The Story of Dogtown
When the Commons Settlement was surveyed by Joshua Batchelder in 1741, the census recorded 20 percent of Gloucester's population residing there and owning ten percent of the town's property. The Batchelder survey was necessary to justify a new church parish for the Commons settlement, During the 1730s people had migrated to the Commons from the Greens (on the present site of the Gloucester rotary). But it was difficult for the Commons settlers to travel to the Greens parish meeting house, so, in 1738, they petitioned the General Court of Massachusetts to establish Gloucester's fifth parish. The Commons' petition was granted, based on Batchelder's census and survey, in 1751.
The Commons Settlement was then at the height of its prosperity. Located at the very center of Cape Ann, the hamlet was on the primary route to Rockport, Pigeon Cove, Lanesville and Annisquam. Sixty of the most prominent families in Gloucester lived along Commons Road and it was considered to be the best part of town.
The Commons Settlement flourished for barely a century then declined as other industries displaced Dogtown's mills and agriculture. Soon after Batchelder's survey, key families started to move out. But during the heyday of the Commons, several inhabitants earned fame for either their enterprise or their roles in the American Revolution.
Three individuals were notable shepherds. James Witham, born in 1693, was a shepherd who earned a living estimated at $300 a year, tending both cattle and sheep in the Commons area. His house was located on Dogtown Road, east of Dogtown Square between Stephen Robinson (#21) and Granny Day (#20). Abram Wharf (#24 Wharf Rd.) was said to own most of the sheep in town in 1800; and the sizable flock of Colonel William Pearce (#23 Dogtown Rd.) attracted the attention of British raiders during the War of 1812.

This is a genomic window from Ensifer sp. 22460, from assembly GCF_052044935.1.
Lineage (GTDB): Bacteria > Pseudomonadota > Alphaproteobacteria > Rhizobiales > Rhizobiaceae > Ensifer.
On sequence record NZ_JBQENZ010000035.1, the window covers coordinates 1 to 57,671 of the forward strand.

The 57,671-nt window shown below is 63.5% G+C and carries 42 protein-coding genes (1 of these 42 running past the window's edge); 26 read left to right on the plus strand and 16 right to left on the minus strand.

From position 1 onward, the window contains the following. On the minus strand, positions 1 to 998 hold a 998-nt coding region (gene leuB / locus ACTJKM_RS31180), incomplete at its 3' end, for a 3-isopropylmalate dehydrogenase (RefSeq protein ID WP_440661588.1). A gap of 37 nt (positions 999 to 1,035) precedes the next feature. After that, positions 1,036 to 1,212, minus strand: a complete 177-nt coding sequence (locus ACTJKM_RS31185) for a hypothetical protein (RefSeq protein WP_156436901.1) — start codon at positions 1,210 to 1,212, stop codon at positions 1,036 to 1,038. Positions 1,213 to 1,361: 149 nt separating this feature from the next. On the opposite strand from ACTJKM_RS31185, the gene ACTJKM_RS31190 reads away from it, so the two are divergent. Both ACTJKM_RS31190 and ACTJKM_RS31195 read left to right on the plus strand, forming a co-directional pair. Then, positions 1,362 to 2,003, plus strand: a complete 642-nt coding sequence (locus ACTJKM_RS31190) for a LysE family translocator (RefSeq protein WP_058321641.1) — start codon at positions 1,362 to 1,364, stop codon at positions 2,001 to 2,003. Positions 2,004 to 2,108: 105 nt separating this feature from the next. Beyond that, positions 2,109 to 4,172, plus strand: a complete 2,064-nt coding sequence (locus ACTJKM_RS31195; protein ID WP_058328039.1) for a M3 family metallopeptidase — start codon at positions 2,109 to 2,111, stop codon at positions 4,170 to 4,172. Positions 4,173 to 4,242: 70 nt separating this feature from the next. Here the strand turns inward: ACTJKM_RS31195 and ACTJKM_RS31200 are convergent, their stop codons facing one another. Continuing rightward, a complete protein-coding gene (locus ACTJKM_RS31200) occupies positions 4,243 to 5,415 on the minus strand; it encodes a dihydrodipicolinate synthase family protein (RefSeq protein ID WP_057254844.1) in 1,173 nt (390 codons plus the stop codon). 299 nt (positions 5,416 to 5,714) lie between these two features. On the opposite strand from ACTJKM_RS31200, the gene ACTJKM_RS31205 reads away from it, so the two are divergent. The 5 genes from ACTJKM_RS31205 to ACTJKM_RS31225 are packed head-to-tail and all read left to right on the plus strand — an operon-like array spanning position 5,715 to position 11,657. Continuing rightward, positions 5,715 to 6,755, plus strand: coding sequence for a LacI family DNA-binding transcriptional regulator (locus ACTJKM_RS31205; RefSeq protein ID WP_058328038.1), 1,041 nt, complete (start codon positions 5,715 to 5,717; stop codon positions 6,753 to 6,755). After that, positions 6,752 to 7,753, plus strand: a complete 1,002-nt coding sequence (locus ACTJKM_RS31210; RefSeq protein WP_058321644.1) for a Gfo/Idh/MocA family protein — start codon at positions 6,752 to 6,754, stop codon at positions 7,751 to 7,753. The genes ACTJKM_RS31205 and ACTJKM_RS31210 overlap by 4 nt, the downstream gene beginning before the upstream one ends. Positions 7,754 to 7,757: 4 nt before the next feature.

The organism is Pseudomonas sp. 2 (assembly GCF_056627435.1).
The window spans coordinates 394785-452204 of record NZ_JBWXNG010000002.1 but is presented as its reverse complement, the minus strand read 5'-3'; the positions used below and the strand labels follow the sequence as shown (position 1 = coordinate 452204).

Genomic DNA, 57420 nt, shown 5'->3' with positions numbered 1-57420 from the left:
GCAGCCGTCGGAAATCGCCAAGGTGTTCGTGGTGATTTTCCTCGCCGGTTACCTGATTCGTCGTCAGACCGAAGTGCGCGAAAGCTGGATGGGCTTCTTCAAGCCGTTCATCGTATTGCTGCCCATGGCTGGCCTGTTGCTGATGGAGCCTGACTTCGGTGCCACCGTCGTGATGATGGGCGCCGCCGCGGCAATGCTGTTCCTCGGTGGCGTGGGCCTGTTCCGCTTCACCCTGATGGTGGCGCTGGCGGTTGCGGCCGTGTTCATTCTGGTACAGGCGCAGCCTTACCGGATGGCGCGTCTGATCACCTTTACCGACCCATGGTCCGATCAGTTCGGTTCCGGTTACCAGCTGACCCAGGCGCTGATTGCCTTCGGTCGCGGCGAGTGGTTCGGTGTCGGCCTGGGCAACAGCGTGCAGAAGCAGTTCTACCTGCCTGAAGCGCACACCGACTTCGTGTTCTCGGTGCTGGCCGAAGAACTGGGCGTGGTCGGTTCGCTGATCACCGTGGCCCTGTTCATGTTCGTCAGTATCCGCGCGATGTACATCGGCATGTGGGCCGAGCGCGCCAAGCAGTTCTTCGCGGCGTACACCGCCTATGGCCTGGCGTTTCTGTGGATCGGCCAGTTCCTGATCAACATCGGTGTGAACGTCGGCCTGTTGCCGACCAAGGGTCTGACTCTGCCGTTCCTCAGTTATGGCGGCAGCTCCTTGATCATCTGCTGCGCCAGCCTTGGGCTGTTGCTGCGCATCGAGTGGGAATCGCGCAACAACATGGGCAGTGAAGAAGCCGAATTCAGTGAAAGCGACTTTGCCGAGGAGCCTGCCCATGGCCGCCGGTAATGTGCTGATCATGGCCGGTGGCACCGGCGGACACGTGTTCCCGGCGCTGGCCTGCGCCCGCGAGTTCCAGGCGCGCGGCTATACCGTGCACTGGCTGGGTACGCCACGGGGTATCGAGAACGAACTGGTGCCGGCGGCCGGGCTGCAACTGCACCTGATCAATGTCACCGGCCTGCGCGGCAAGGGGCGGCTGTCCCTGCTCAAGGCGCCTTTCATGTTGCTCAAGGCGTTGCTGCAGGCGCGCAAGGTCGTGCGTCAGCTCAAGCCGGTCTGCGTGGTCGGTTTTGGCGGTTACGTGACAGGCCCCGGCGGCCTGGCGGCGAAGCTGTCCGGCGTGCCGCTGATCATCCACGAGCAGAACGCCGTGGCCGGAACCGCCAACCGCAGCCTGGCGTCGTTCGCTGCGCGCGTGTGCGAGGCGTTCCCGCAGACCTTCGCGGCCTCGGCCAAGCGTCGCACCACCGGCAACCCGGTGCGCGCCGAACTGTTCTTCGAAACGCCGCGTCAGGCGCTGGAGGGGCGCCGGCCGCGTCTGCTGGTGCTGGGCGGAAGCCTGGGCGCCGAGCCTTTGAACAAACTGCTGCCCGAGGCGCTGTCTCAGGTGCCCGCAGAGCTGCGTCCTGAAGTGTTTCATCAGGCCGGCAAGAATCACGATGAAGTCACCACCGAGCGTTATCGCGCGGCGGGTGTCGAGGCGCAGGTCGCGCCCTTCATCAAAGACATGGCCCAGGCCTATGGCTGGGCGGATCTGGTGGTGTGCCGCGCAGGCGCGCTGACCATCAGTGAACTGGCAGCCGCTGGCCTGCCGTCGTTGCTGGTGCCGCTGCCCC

The rugged terrain was not ideal even for sheep herding, however. For example, shepherds feared the rock formation known as Lamb's Ledge, a part of the terminal moraine. Sheep grazed up to the edge of this giant rock formation and then either got stuck or fell off the ledge. It was not a safe place. Another dangerous site in the Commons was the bog adjacent to Dogtown Square known as ‘Granny Day's Swamp' where many a careless creature wandered in and couldn't get out.
Another successful farmer was Joseph Stevens. Born in 1763, he had a large enclosed yard and a barn in his Commons home. Stevens even had a sheep pen, so his sheep would not wander far afield. He owned a great deal of land. as well as cattle and horses. Although he was a wealthy man, by contemporary accounts, he and especially his sister Molly, were considered unpleasant neighbors. The cellar hole marked #14 Dogtown Road was assigned to Hannah Stevens. This may be the site of Joseph Stevens' original homestead.
Captain Samuel Riggs was a prosperous land-owner. It is said he could walk from Riverdale to Rockport on his own land. The first Riggs house was constructed by Thomas Riggs in 1661. Thomas was both schoolmaster and town clerk in the mid-1600's. The Riggs house, located on the outskirts of Dogtown is the oldest house on Cape Ann. Samuel's descendant, Joseph Riggs, lived at #22 Dogtown Road.The first Gloucester blacksmith, Joseph Allen, was enticed to settle in the Commons area in 1674. In the course of two marriages he raised seventeen children, many of whom made the Commons Settlement their home. The homestead of Benjamin Allen is #39 Commons Road.
Johnny Morgan Stanwood, (1774-1852) was a cobbler who lived in the Commons and worked out of his shop or "boo," which was a small addition to his house (#26 Commons Road). The "boo" provided separate space for the occupation of cobbling. Stanwood's "boo," which was made of slabs of wood and turf leaning against a boulder, was still extant when the Civil War commenced.
Nathaniel Day (#1 Back Road) brought some seventeen children into the world, including three sets of twins. His wife, Mary Davis, was proud to call the Commons Settlement home. One of their sons, Isaac, was a gunner who fought on the USS Constitution.
The Revolutionary War arrived as the Commons Settlement entered its twilight years. Several inhabitants played a part in that conflict.
Isaac Dade was an Englishman impressed into the British Navy. While on a British ship bound for Virginia, he managed to escape and married a colonial girl, Fanny Brundle. (Fanny's father's plantation was adjacent to that of General George Washington's mother.) Dade soon located in Gloucester where at the commencement of the Revolution, he enlisted in the Continental Army. He fought in three battles and was critically wounded by a saber cut to the neck at the Battle of Yorktown. He survived to witness Cornwallis' surrender to Washington.
With his seafaring and soldiering days behind him, Isaac Dade settled in his adopted home of Gloucester, specifically in the Commons (#18 Dogtown Road). Here he opened a fish store. Unfortunately the local women preferred to barter directly with the fishermen who sold their fish dockside in the harbor. In any case, Dade somehow scraped a living. His wife, Fanny, lived in the Commons Settlement until she died.